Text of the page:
Press Release

Press Release

Mission accomplished! ATV2 cargo vessel en route for the International Space Station

Kourou, French Guiana, February 16, 2011

On Wednesday, February 16, Arianespace’s first mission of the year successfully launched the second ATV (Automated Transfer Vehicle), designated Johannes Kepler, for the European Space Agency.

200th Ariane launch, 56th Ariane 5 launch, 42nd success in a row

This latest successful Ariane 5 launch, the 200th Ariane launch and the first mission in 2011, once again proves the launcher’s operational capabilities. Ariane 5 handles a complete range of missions, from commercial launches into geostationary orbit to dedicated launches into special orbits.

The 56th launch of an Ariane 5, and 42nd successful mission in a row, clearly demonstrates the launcher’s reliability and availability. It also set a new payload record, by boosting more than 20 metric tons into low Earth orbit.

Today’s mission confirms that Arianespace’s launch Service & Solutions continue to set the global standard and guarantee independent access to space for all customers, including national and international space agencies, private firms and governments.

Second successful Ariane 5 ES launch

For the ATV2 Johannes Kepler mission, Arianespace used the Ariane 5 ES version of the launcher. It was the second successful launch of this version,  following the original ATV1 Jules Verne mission in March 2008.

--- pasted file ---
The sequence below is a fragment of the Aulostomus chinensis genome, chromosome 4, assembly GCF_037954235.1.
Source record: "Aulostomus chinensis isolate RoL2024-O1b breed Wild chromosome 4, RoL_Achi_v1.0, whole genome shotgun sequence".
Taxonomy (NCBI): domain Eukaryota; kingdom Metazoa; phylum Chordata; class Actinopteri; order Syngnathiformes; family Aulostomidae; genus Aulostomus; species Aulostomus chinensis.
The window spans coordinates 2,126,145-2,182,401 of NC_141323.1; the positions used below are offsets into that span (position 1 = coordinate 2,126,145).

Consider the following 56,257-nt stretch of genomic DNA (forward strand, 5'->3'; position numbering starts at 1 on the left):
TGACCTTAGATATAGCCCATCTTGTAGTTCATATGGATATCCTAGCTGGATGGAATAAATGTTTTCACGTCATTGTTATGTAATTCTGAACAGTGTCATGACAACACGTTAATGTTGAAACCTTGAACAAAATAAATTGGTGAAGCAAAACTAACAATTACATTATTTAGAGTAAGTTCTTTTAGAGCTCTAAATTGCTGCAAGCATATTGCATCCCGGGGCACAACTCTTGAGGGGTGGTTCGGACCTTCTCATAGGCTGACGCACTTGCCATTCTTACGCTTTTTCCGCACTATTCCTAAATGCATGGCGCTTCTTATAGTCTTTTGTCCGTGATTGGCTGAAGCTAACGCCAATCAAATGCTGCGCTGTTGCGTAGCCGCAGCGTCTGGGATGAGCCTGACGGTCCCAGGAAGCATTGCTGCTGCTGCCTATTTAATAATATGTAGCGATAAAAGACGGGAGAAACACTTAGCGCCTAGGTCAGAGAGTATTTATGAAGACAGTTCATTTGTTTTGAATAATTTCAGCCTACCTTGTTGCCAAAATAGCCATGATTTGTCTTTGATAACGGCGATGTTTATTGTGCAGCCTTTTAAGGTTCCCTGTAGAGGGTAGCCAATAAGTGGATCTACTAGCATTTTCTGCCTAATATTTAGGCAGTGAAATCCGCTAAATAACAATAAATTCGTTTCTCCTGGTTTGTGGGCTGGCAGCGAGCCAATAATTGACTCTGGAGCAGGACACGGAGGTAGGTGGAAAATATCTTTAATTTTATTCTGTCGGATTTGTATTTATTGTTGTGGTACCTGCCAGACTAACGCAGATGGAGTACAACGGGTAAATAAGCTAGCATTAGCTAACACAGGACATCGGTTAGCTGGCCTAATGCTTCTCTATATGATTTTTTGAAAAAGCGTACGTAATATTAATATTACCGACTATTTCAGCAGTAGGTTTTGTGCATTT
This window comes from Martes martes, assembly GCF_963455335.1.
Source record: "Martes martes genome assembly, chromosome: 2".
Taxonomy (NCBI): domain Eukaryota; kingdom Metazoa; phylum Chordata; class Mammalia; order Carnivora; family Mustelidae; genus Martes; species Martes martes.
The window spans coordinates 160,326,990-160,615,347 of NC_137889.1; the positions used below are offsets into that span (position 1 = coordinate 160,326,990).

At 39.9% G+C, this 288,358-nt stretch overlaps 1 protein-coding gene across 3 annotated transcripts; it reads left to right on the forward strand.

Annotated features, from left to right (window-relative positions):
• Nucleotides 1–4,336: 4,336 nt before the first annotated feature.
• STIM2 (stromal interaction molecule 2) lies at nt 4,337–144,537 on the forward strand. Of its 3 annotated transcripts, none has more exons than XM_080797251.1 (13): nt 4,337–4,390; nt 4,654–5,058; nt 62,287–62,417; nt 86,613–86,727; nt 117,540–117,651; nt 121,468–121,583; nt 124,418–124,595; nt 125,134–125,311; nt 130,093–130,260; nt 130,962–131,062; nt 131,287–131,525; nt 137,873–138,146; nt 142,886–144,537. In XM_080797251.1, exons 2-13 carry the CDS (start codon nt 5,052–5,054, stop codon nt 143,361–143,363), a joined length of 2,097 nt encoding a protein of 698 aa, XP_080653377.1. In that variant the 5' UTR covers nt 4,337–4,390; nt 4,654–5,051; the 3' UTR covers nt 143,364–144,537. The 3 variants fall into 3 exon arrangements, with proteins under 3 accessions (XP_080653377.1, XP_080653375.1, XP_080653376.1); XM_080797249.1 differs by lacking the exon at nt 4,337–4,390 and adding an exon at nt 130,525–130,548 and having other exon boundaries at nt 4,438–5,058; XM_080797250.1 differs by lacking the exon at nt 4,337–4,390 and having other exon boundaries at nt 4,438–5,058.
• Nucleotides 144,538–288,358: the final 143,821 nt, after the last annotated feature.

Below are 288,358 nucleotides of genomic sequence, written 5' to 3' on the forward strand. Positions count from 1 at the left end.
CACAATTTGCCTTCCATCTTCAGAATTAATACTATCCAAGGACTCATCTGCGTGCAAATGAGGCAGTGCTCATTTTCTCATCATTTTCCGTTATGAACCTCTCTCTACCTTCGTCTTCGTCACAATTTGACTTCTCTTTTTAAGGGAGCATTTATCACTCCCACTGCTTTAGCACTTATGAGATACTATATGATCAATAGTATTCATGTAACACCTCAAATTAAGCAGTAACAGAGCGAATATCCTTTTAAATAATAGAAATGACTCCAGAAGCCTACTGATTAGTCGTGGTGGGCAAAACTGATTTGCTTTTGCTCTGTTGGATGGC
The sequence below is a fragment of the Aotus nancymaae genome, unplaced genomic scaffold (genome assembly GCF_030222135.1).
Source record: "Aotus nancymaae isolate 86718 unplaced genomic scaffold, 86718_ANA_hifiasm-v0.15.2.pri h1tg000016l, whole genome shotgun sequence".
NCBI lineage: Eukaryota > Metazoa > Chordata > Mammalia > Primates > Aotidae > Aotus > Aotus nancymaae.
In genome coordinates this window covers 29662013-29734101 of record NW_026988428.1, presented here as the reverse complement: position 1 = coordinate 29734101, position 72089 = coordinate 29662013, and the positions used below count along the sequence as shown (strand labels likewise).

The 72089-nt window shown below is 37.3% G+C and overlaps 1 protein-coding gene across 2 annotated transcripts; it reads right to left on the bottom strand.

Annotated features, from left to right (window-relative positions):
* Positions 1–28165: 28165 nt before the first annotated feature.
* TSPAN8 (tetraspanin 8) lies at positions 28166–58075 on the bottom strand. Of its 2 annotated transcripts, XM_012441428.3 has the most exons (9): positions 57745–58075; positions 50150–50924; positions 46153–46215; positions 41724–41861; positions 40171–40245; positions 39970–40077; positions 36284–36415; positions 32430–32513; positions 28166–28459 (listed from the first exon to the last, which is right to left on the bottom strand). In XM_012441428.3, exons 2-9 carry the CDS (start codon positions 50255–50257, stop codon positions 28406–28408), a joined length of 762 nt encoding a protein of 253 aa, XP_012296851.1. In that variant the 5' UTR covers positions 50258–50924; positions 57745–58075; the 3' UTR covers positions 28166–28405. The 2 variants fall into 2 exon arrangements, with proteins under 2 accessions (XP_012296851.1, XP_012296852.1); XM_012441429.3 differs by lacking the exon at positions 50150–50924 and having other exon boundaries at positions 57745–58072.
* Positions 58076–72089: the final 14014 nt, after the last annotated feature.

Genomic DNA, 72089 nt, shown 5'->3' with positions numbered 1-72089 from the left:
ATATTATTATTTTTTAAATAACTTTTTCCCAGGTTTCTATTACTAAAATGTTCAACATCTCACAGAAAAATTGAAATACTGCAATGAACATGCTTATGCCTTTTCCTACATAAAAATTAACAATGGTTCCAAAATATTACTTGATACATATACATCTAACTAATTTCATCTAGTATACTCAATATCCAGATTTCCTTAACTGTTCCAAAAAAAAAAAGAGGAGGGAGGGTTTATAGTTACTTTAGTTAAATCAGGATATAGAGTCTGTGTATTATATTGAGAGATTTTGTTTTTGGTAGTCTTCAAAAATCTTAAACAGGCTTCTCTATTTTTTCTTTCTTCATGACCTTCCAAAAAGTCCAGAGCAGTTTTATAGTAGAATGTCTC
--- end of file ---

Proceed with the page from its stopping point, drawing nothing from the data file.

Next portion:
Arianespace uses the Ariane 5 ES version to launch ATV cargo vessels to the International Space Station. Ariane 5 ES uses the same lower composite as the standard Ariane 5 ECA launcher, comprising the cryogenic main stage and solid boosters, plus a special upper composite, the EPS reignitable storable propellant stage.

A new mission for the Guiana Space Center

Today’s launch marks Arianespace’s second mission to the International Space Station, confirming the Guiana Space Center’s membership in the highly select “club” of launch sites serving the Space Station, alongside Baikonur, Cape Canaveral and Tanegashima.

ATV2 mission at a glance

The mission was carried out by an Ariane 5 ES launcher from Europe's Spaceport in Kourou, French Guiana. Liftoff was on Wednesday, February 16, 2011 at 6:50 pm local time in Kourou (21:50 UT, 10:50 pm in Paris, 3:50 pm in Houston, TX, and on Thursday, February 17, at 12:50 am in Moscow).

The ATV2 Johannes Kepler cargo vessel

The Automated Transfer Vehicle, or ATV, is designed to bring supplies to the International Space Station (water, air, food, propellants for the Russian section, spare parts, experimental hardware, etc.), and to reboost the ISS into its nominal orbit. The ISS now weighs more than 376 metric tons, including the European laboratory Columbus. After being docked to the ISS for several months, the ATV2 will be loaded with waste items, then detached from the ISS and deorbited.

After separating from the launch vehicle, the ATV2 will be autonomous, using its own systems for energy (batteries and four large solar panels) and guidance (GPS, star sensor), in liaison with the control center in Toulouse. During final approach, an optical navigation system will guide the ATV2 to its rendezvous with the Space Station, where it will automatically dock several days after launch. The ATV2 will remain docked to the ISS for about three and a half months, before separating and making a guided reentry, where it will disintegrate in the atmosphere.

The ATV2 was built by Astrium leading a large consortium of European manufacturers. A large cylinder measuring about 10 meters long by 4.5 meters in diameter, the ATV2 comprises two main parts: a service module with the avionics and propulsion systems, and a pressurized cargo carrier.

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